It is easy to say that someone should just leave or say no. And many of us can do that in some instances. But what if we just want it to slow down? Or want something different but are not sure how to voice that preference? Or want to back up but that moment has passed already? Or we have done it before so we feel like we “should” be able to do it again? If we don’t want to say an outright no, it can be harder to say what we actually want. We certainly don’t learn those skills in school, among our friends or for most of us at home. In my workshops and private practice, many women say that they don’t even know what they want, much less know how to communicate it. And in moments of pressure or even panic, many of us ignore those messages that our gut gives us. We might not even hear them through the noise of our brains.
Some of us might freeze if we don’t have much time to think about what we want. Or we might be shocked when a partner pushes our head or hand onto a part of their body, not able to think of what to do or say. Sometimes we get worn down when a partner pressures us, badgers us repeatedly or tells us that we started something that we need to finish. And there are as many other reasons why we might get stuck as there are people.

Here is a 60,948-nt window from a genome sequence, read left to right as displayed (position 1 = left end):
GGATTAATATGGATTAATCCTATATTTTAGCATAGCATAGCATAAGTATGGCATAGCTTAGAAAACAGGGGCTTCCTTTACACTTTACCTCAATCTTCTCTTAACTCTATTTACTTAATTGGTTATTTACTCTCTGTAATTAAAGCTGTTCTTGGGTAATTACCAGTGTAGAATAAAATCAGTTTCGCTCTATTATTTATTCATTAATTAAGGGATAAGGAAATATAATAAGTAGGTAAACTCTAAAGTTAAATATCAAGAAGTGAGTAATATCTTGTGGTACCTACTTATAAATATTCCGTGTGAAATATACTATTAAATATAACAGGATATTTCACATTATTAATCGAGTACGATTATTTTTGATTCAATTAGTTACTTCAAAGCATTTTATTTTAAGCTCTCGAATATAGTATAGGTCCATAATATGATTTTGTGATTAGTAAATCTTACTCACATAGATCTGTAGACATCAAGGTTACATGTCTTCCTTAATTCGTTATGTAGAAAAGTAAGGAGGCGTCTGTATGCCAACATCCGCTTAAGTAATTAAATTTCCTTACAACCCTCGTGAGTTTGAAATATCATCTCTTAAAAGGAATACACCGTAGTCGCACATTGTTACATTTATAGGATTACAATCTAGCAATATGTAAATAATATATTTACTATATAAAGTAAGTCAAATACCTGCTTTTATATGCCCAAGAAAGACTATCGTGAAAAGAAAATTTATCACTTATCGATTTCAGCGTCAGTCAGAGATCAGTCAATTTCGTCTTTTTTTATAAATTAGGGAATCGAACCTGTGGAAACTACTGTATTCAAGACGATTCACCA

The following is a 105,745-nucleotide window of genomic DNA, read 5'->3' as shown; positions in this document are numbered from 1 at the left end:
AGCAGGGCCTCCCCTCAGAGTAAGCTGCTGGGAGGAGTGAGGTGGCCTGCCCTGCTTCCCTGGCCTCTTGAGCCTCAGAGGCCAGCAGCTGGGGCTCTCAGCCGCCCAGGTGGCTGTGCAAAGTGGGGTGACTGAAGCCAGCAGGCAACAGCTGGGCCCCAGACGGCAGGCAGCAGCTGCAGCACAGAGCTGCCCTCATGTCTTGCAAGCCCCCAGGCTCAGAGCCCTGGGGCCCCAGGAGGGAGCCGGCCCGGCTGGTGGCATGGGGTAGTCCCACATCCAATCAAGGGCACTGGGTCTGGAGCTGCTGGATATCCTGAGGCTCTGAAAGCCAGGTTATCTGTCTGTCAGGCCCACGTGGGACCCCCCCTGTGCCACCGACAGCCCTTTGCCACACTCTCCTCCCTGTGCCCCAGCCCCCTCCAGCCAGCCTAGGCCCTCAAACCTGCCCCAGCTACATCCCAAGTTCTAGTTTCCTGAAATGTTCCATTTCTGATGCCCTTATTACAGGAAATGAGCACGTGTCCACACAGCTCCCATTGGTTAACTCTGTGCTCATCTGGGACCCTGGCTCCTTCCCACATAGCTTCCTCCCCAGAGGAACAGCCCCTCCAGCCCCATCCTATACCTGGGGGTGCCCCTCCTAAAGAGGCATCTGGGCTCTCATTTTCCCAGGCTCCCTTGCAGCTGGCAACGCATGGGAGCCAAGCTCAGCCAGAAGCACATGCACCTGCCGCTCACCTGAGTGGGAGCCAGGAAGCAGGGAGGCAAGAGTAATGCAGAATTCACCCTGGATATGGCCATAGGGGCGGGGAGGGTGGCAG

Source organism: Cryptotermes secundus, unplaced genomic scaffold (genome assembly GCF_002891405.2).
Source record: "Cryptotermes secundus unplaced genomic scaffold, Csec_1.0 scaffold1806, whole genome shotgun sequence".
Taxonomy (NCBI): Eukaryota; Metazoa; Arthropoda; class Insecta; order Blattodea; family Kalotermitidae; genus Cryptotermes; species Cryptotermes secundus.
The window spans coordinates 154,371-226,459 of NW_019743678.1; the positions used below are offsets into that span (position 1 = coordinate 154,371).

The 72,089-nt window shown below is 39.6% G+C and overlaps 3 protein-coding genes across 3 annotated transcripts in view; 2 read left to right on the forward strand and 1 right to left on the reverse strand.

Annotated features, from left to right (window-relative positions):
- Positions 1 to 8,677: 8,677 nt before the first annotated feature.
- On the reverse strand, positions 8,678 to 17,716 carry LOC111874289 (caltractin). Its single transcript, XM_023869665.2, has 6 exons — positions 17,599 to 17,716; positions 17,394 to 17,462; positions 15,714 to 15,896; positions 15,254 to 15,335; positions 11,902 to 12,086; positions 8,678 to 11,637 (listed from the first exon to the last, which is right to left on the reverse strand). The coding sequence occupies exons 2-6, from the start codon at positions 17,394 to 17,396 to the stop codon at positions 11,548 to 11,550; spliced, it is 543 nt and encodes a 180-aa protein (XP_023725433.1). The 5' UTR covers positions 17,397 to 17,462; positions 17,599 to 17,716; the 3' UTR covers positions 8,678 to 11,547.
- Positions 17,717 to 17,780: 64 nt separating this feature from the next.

Assessing our Own Vulnerabilities
The first step to moving forward is by taking a good look at ourselves and which factors play out in our lives. Even in long term relationships, many women disclose that they endure bad or painful sex to protect their partner or because they do not know how to speak up without ruining the moment or relationship as a result.
Reflect on your past encounters and think about what got in the way to your achieving a fabulous erotic experience. See if you can remember an inner voice that was trying to speak up but that you did not hear or ignored. Being aware of our patterns and vulnerabilities is a first step towards making change. Talk to your partner, a friend or therapist about these things to help you move through them. Talk to your kids about the gray areas of expression as well as the problems with not gaining explicit consent, ignoring cues or putting pressure on someone to change their mind. Next month’s column will focus on how to better prepare for the next experience so that you can feel more empowered and better able to advocate for what you want.
Carlyle Jansen is the founder of Good For Her, a sexuality shop and workshop centre in Toronto. If you have questions or comments, email firstname.lastname@example.org or go online to goodforher.com